There are so many reasons why allowing encryption backdoors are a stupid, blundering, lazy, liberty-sucking, un-American thing to do that I will only talk about one: we don’t need it.
The FBI and other national intelligence agencies arguably do a pretty good job detecting and interrupting terror plots of the 9–11 model, and do an OK to middling job detecting and preventing smaller-scale attacks. Along the way, they’ve also, ah, over-reached quite a few times.
When the statements are made by the FBI Director that, “The harms resulting from the inability of companies to comply with court-ordered surveillance warrants are not abstract, and have very real consequences in different types of criminal and national security investigations,” it sounds like (and is often referred to by the media as), a “Law Enforcement” request.
But the overwhelming, vast majority — nearly total — volume of the work done by law enforcement is unaffected by this. Sure, when police investigate organized retail crime, human trafficking or child sexual exploitation, the job would be substantially easier if we were able to call up Apple and say, “Hey! Y’all want to go ahead and un-encrypt all of Henry’s iPhone and stored files for me? Thanks.”
Easier for cops doesn’t mean it’s a good idea. Easier for cops doesn’t make it a reasonable request. In this country, cops must work for a living (and get yelled at for doing it, I might add). Make no mistake, what the government is discussing here is the removal for 318,000,000 people of the ability to securely protect their communications, for the ease of law enforcement seeking data on a few who wish us true harm.
The harm is real. That there are many who wish us death is real. Yet every day, intelligence analysts and law enforcement officers at the local, county, state and federal level in this country build cases against, and thwart, terrorists. How?
Even if Law Enforcement was specifically investigating 100,000 truly bad people a year, this is a request to dilute the security and integrity of communications of 318,000,000 Americans to benefit investigations of 0.03% of the country.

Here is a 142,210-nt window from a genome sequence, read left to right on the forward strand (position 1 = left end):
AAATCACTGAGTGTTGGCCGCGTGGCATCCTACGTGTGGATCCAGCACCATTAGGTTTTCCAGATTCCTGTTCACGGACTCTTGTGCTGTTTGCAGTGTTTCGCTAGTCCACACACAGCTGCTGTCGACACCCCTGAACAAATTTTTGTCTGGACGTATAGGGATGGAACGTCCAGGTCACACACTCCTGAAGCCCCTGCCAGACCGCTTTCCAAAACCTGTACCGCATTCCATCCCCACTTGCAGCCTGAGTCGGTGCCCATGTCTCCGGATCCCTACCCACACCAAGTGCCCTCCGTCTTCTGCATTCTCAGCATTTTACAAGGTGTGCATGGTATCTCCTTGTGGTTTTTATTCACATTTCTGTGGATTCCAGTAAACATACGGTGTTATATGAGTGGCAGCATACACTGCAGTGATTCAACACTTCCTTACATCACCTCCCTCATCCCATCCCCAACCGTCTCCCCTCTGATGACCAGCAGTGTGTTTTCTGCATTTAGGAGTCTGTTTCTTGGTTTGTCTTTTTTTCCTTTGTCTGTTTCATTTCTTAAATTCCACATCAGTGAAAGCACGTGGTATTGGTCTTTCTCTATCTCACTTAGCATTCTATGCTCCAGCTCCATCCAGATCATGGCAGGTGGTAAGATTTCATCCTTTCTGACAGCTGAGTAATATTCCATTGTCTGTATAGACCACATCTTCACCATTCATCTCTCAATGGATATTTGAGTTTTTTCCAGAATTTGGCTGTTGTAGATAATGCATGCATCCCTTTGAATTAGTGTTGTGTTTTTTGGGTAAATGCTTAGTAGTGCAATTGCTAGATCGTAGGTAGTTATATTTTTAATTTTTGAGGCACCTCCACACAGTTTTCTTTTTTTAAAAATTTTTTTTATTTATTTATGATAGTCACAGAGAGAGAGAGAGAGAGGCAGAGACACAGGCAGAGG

And another thing: Users screw it up even when it’s easy.
Users don’t understand encryption, what it protects or how it is used. The national intelligence agencies count on this.
Why? Because it’s hard. Glenn “Scoop” Greenwald loves to act like he’s some kind of expert, but it is clear to any viewer of citizenfour that, before Ed Snowden showed up and showed him repeatedly how it worked, Greenwald had never heard of, tried or used any encryption except when he bought stuff on websites. That’s why others write the good Encryption How-To guides at the world’s most cynical, profit-seeking, hypocritically civil-liberties-themed site, The Intercept.
When even moralizing tosh-buckets with strong, vested financial interests in getting encryption right get it wrong, the “grave” urgency with which the government seeks back doors is, at best, over-stated.
Politics, of course, make for strange bedfellows, and on this one, I’m with Benedict Greenwald. As an EFF supporter and ACLU member and a police investigator and a technologist, I believe truly that the juice of encryption backdoors isn’t worth the squeeze it places on our civil liberties and our right to communicate, associate, conduct commerce and above all, to express ideas in an environment safe from government oversight.
What we need to solve this is real cyber-security legislation, informed by actual computer- and information-security professionals, those in the offensive and defensive security business, and not by a bunch of “Me-too”-voting people who have personal assistants check their email for them.
Computer security is, you know, hard.
* Yes, I really do this.